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Outgoing Arlington council member Helen Moise says she's happy with the city's economic progress

Helen Moise sports a black suit, white shirt, white pearl earrings and black glasses. The Arlington City Council member representing District 1 has short, blonde hair.
Helen Moise
Helen Moise, Arlington City Council member for District 1, will term out of the council seat she's held since 2018. Moise is a former planning and zoning commissioner who spent 40 years in commercial real estate.

After six years representing North Arlington, Helen Moise, outgoing city council member, said she’s seen growth in the areas that motivated her to run in the first place in 2018.

Moise heard from young professionals that Arlington was not a desirable place to live.

“We didn’t have job opportunities, we didn’t have the retail brands and the new housing that other cities offered,” Moise said. “Our apartment stock was limited and aging. We had no greenfield land left in the north for single-family development beyond Viridian.”

At a time when the city contended with a surge of short-term rentals with no policies to regulate them, Moise observed that North Arlington was most affected by the influx. Moise helped shape the city’s current policy that allows short-term rentals within a radius of the entertainment district and in certain zoning cases.

“The ordinance is working, and I really do see that most people are very happy with the way it turned out,” Moise said.

Moise will cycle off the city council in June due to term limits. She is the only council member to have served during both recent votes on term limits – one in 2018, when voters approved three, two-year terms, and most recently in 2022, when voters extended term lengths to three years.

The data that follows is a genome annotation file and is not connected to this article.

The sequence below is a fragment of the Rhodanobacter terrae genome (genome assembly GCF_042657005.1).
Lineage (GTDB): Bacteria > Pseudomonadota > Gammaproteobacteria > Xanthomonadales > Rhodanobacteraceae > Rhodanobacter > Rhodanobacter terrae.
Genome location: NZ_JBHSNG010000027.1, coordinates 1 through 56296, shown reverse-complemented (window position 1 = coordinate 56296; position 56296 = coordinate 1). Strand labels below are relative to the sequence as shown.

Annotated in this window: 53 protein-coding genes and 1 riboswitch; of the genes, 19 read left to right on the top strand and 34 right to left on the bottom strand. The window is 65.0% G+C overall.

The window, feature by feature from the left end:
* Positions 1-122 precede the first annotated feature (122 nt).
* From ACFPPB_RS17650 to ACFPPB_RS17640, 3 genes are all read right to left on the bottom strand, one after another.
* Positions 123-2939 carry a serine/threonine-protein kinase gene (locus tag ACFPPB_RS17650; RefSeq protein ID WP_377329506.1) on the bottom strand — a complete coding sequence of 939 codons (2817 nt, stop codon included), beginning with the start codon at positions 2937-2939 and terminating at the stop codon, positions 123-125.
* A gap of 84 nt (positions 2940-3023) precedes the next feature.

Three candidates have filed in the May 4 election for Arlington City Council District 1: Jacob Franklin, Mauricio Galante and Tim Goss. Four council seats are up for election, but District 1 is the only race without an incumbent.

Moise spoke with KERA’s Kailey Broussard about her tenure in office and the issues facing her successor.

This interview has been edited for length and clarity.

North Arlington economic development

“One of the things that I talked about a lot during that first campaign and spent several years on also was the need to fund our economic development corporation because Arlington had aged and some parts of it had become stagnant. I see North Arlington broken into two categories: the entertainment district and everywhere else.

“Let's talk about how we can add jobs, bring companies to Arlington, redevelop Arlington because when we talk redevelopment, we're talking two categories. One is multifamily and one is job creation. So when I took office, I learned that we had created an economic development corporation all the way back in (2015), but we never funded it. I sat down with (former Mayor Jeff Williams) and I said, 'Why are we not funding this?' He said, 'Well, you know, we don't believe the public sentiment is in favor of raising sales tax dollars to provide funding for this corporation.' I strongly supported and campaigned hard to bring the 25-cent sales tax to fund the EDC and bring that to a vote in 2020. So, you know, it takes time to set these up.